As a technical professional working in the data field, I implement small and large-scale data systems every day. Some of those systems are used to record transactional data for immediate processing, others record the data in large collections for later historical analysis. And many of the systems I now design have the goal of predictive analytics – the ability to forecast or predict a future event. (I should mention that there is a statistical difference between forecasting and prediction; but for my purposes here both terms suffice.)
These systems are not necessarily new – they are based on grounded statistical and numerical methods that have been in use for some time. Even so, the computing environments I use to implement them (HDInsight, MDX, R, Python and other tools such as the Power* add ins for Microsoft Excel) seem to be almost magical in their ability to find patterns, perform regressions, and present those trends in a compelling way to detail to a company where the next data point will occur. It’s almost as magical as this: https://www.youtube.com/watch?v=ZPiR8eX2EpU
There is, however, a danger associated with these systems. Nate Silver, a noted statistician who wrote some great books (highly recommended) and predicted with uncanny accuracy the last few American elections, recently made a rather huge error in predicting a recent soccer game (futbol if you’re not American). One of the critiques I read on the failed prediction spoke about the dangers of working with too many variables and too little data. Another example was the 2013 explosion of a meteor over Siberia, where a noted JPL researcher predicted a mass of around 20-30 kilotons for the explosion, which turned out to be several times that amount. To be fair, he told JPL that his initial estimate was likely to be incorrect – because of the lack of enough base data, and the time to calculate it.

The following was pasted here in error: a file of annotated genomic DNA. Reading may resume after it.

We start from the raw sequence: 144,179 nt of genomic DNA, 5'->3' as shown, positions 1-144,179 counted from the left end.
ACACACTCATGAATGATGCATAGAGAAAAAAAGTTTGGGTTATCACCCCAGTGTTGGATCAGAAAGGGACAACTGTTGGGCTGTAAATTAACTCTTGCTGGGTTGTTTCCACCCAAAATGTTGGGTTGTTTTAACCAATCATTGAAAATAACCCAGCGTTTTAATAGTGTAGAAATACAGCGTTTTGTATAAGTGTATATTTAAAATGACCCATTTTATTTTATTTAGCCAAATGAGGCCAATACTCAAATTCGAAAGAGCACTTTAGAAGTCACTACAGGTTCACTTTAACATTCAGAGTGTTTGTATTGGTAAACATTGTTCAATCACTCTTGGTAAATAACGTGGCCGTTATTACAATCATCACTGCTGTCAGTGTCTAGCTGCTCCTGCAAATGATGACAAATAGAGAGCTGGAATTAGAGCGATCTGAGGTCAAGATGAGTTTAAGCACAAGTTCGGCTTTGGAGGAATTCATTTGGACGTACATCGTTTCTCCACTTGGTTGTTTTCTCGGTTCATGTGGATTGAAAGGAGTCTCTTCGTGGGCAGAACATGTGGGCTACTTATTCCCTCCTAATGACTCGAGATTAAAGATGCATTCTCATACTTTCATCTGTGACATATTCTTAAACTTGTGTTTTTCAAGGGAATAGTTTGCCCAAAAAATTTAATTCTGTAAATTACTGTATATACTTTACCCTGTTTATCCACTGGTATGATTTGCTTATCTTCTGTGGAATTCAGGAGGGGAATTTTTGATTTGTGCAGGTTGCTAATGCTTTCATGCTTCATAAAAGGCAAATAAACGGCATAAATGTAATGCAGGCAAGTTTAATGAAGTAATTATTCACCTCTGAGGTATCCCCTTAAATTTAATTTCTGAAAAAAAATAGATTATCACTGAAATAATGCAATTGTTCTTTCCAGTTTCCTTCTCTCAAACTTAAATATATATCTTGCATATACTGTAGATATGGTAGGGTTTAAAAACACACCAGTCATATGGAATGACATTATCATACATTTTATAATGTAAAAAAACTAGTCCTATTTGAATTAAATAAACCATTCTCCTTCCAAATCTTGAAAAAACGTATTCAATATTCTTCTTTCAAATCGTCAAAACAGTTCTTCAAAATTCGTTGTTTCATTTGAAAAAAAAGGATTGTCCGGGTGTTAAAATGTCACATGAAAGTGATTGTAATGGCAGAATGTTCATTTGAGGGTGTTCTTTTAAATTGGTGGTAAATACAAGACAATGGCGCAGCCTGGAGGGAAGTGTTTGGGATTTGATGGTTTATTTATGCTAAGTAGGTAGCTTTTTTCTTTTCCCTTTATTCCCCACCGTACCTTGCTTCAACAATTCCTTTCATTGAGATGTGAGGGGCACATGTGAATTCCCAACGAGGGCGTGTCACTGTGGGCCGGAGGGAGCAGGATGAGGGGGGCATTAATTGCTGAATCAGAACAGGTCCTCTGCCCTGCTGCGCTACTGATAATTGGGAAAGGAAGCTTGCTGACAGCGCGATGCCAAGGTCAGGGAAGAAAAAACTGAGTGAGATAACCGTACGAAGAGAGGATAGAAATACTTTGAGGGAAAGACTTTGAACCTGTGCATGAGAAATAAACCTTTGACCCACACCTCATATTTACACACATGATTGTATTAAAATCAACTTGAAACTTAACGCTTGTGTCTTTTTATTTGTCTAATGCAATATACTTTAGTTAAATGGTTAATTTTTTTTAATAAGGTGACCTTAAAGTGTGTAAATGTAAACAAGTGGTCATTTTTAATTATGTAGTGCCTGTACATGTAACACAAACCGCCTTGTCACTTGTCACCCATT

So are “big data”, “predictive analytics”, “deep learning” and all the rest just new fads, not to be trusted? No, they are not fads. They are actually a continuation of a process organizations have used for hundreds of years. But what *is* true is that as always, the reliability of data, the applicability of data, and the amount of data is as important *if not more so* than the algorithms used to make predictions from the data. As we move forward with our smart-phone level glossy tools, let’s not forget the basics. Humans are programmed to recognize patterns (even when they aren’t there) and to take the shortest route to a decision, so the old adage “a computer is a device that allows you to make mistakes far faster than with paper and pencil” is something we need to keep in mind.
And so the upshot is this: the new tools and processes at our disposal for analyzing data should be used to inform our decisions – not prescribe them.